A. Specific Forms of Precarious Employment
Ontario’s legal framework does not impose limits on the use of precarious forms of employment. Indeed, the framework provides considerable opportunity for labour flexibility. As discussed above, the legal regimes of employment have differential impacts on workers according to the form of employment, specifically temporary employment, own-account self-employment and part-time employment.
1. Temporary Employment
Temporary employment constitutes 12.5% of all employment in Canada and there are about 700,000 temporary jobs in Ontario. According to one account, workers engaged in temporary employment in clerical, manufacturing and high technology sectors receive around half the pay of permanent employees in those sectors. The percentage of temporary workers who have access to benefits is low, with less than ten percent receiving extended health care; that number drops to two percent for dental benefits. Moreover, temporary employment has one of the higher rates of workplace injury.
Temporary employment can be broken down into different types including contract or term, agency, seasonal and casual or “on-call” employment. The level of precariousness varies across these types and, therefore, the impact of temporary employment is not uniform. Temporary forms of employment associated with Canada’s temporary migration schemes may also be included. These include the Seasonal Agricultural Worker Program, the Temporary Foreign Worker Program and the Live-In Caregiver Program (even though the last is a vehicle for obtaining permanent residency, it is based on predetermined work arrangements). There have been increases in all these programs. For example, in 1974, the first year of the program, 264 workers came to Canada on the SAWP program; by 2009, the number of workers entering Canada under SAWP was 17,000, with the majority working in Quebec and Ontario. The prominence of temporary labour migration to Canada has risen over the past few years: between 2004 and 2008, the number of temporary foreign workers entering Canada increased over 75%.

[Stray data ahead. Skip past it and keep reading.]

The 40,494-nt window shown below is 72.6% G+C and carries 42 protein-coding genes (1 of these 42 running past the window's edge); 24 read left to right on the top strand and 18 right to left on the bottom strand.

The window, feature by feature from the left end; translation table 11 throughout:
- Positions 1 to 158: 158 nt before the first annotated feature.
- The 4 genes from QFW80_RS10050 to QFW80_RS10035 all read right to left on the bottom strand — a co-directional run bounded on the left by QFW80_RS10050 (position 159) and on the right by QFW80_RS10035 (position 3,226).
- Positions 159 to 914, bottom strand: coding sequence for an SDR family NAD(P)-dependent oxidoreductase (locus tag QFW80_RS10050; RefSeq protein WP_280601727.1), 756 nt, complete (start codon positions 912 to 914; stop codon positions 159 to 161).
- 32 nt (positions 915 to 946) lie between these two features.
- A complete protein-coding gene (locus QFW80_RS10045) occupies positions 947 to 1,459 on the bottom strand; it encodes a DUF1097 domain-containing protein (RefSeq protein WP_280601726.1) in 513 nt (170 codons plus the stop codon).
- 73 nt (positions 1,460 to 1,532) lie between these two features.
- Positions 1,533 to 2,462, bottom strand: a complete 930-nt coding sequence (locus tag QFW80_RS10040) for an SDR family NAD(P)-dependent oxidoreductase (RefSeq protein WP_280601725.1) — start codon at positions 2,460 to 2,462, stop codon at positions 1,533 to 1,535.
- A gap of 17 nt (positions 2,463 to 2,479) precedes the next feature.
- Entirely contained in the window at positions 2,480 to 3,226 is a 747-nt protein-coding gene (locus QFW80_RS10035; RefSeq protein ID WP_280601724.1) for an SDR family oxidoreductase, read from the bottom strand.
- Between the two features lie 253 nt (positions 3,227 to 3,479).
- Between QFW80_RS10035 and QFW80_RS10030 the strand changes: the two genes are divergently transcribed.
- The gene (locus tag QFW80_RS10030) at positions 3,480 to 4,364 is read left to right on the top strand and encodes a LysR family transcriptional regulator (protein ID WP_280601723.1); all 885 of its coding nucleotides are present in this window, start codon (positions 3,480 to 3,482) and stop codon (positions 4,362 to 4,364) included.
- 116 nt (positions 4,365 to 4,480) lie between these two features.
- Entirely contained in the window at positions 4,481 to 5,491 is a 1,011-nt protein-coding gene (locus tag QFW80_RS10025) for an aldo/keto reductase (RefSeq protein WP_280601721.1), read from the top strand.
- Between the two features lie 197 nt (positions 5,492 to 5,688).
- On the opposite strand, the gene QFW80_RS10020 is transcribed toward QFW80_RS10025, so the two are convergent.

Many temporary workers receive their employment through temporary help agencies. Increasingly, businesses are turning to these agencies to fulfill their human resource needs. In the 1990s some 1,300 temporary staffing and employment agencies were in operation in Canada generating revenues of $1.5 billion. By 2004, the number of agencies surpassed 4,200 with revenues in excess of $6 billion, sixty percent of which was generated in Ontario.
Temporary help agency employees, like term contract employees, work on a transient basis; they might work for a period of a few days, weeks, months or, in a few cases, even years, but the work assignment is, ostensibly at least, provisional in character. The difference between the two types of employees is that the while the term contract employee performs work for her or his employer, the temporary help agency employee performs work for her or his employer’s (that is, the agency’s) client.
The protections offered through the legal framework often are unattainable for temporary workers. These workers often lack access to extended medical and other benefits, and paid sick leave. Other statutes that grant employees rights or accord them protection, such as the Human Rights Code, OHSA, WSIA, 1997, the Pension Benefits Act (“PBA”) and the PEA do not distinguish between temporary and permanent employees. Under certain provisions in some statutes, however, the fact that an employee is in a temporary position may have an impact on their statutory rights even if the provisions in question do not explicitly make such a distinction. Many rights under the ESA, 2000, for example, depend on the employee’s length of service. While such qualifying periods apply equally to permanent and temporary employees, temporary workers who are employed only for a short term often will have greater difficulty meeting them. For example, employees employed for fewer than three months are not entitled to notice of termination; those employed for fewer than five years are not eligible for severance pay. Pregnancy and parental leave entitlements are available after having been employed for thirteen weeks.
Similarly, while neither WSIA, 1997 nor the PBA explicitly denies protection to temporary employees, access to certain rights under those statutes is dependent upon satisfying length of employment thresholds that may tend to exclude those working on short-term contracts. Thus a worker who has recovered from a workplace injury has no right to be reinstated in employment under WSIA, 1997 if she had not been continuously employed for at least one year as of the date of the injury, and an employee has no right to join an employer-provided pension plan under the PBA until she has been continuously employed for at least twenty-four months.
Just as several statutory rights and protections are dependent upon meeting a length of employment qualification, there may also be contractual entitlements that are available only to those employees who meet a specified service threshold, such as increased vacation time once certain employment milestones are crossed. Employers are, of course, under no obligation to offer employees more than is required by statute (which in the case of annual vacation time is two weeks, with no escalation based on length of service). Therefore, these above-the-minimum contractual rights, where they are provided, will vary from employer to employer, and they may also vary according to whether an employee is temporary or permanent, since Ontario law does not require equal treatment between these employees and those hired on an indefinite basis.